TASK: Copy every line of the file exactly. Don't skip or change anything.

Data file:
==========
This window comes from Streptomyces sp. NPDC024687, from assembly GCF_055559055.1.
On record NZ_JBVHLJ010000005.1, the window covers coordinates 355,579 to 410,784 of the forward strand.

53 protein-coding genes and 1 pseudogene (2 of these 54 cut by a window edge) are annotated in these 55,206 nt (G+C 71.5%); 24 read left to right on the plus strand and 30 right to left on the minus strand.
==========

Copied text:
This window comes from Streptomyces sp. NPDC024687, from assembly GCF_055559055.1.
On record NZ_JBVHLJ010000005.1, the window covers coordinates 355,579 to 410,784 of the forward strand.

53 protein-coding genes and 1 pseudogene (2 of these 54 cut by a window edge) are annotated in these 55,206 nt (G+C 71.5%); 24 read left to right on the plus strand and 30 right to left on the minus strand.